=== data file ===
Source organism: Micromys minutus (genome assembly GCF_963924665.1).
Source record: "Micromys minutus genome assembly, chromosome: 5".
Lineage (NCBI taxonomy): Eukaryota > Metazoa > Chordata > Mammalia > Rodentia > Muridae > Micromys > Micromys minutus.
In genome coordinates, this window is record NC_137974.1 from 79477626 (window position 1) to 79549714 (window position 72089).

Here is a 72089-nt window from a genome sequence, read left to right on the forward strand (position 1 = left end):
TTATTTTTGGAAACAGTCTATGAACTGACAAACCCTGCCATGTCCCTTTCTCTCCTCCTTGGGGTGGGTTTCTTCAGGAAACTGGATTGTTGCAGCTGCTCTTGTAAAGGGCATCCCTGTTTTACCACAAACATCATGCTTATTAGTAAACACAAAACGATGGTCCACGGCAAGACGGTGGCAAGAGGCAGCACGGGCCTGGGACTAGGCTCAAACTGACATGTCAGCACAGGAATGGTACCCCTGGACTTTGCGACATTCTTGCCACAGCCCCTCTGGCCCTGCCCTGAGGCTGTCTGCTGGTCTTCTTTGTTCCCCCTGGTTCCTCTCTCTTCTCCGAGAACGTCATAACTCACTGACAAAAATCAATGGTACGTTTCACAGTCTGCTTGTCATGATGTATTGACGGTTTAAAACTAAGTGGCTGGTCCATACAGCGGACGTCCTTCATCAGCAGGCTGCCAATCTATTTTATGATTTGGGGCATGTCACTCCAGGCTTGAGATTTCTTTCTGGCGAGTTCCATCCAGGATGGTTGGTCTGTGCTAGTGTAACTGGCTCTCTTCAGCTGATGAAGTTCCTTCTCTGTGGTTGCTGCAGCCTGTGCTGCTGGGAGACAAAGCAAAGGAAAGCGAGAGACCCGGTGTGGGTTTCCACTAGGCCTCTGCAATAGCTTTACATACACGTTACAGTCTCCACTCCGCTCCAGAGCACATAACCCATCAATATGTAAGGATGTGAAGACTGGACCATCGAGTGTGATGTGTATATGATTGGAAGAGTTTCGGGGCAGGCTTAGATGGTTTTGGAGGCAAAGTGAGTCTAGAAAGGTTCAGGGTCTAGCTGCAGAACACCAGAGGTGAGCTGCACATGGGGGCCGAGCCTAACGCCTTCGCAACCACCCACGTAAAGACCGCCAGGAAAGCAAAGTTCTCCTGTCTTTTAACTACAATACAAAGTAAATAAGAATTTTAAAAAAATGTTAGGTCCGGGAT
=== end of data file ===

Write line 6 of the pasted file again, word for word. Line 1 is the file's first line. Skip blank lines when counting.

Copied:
TTATTTTTGGAAACAGTCTATGAACTGACAAACCCTGCCATGTCCCTTTCTCTCCTCCTTGGGGTGGGTTTCTTCAGGAAACTGGATTGTTGCAGCTGCTCTTGTAAAGGGCATCCCTGTTTTACCACAAACATCATGCTTATTAGTAAACACAAAACGATGGTCCACGGCAAGACGGTGGCAAGAGGCAGCACGGGCCTGGGACTAGGCTCAAACTGACATGTCAGCACAGGAATGGTACCCCTGGACTTTGCGACATTCTTGCCACAGCCCCTCTGGCCCTGCCCTGAGGCTGTCTGCTGGTCTTCTTTGTTCCCCCTGGTTCCTCTCTCTTCTCCGAGAACGTCATAACTCACTGACAAAAATCAATGGTACGTTTCACAGTCTGCTTGTCATGATGTATTGACGGTTTAAAACTAAGTGGCTGGTCCATACAGCGGACGTCCTTCATCAGCAGGCTGCCAATCTATTTTATGATTTGGGGCATGTCACTCCAGGCTTGAGATTTCTTTCTGGCGAGTTCCATCCAGGATGGTTGGTCTGTGCTAGTGTAACTGGCTCTCTTCAGCTGATGAAGTTCCTTCTCTGTGGTTGCTGCAGCCTGTGCTGCTGGGAGACAAAGCAAAGGAAAGCGAGAGACCCGGTGTGGGTTTCCACTAGGCCTCTGCAATAGCTTTACATACACGTTACAGTCTCCACTCCGCTCCAGAGCACATAACCCATCAATATGTAAGGATGTGAAGACTGGACCATCGAGTGTGATGTGTATATGATTGGAAGAGTTTCGGGGCAGGCTTAGATGGTTTTGGAGGCAAAGTGAGTCTAGAAAGGTTCAGGGTCTAGCTGCAGAACACCAGAGGTGAGCTGCACATGGGGGCCGAGCCTAACGCCTTCGCAACCACCCACGTAAAGACCGCCAGGAAAGCAAAGTTCTCCTGTCTTTTAACTACAATACAAAGTAAATAAGAATTTTAAAAAAATGTTAGGTCCGGGAT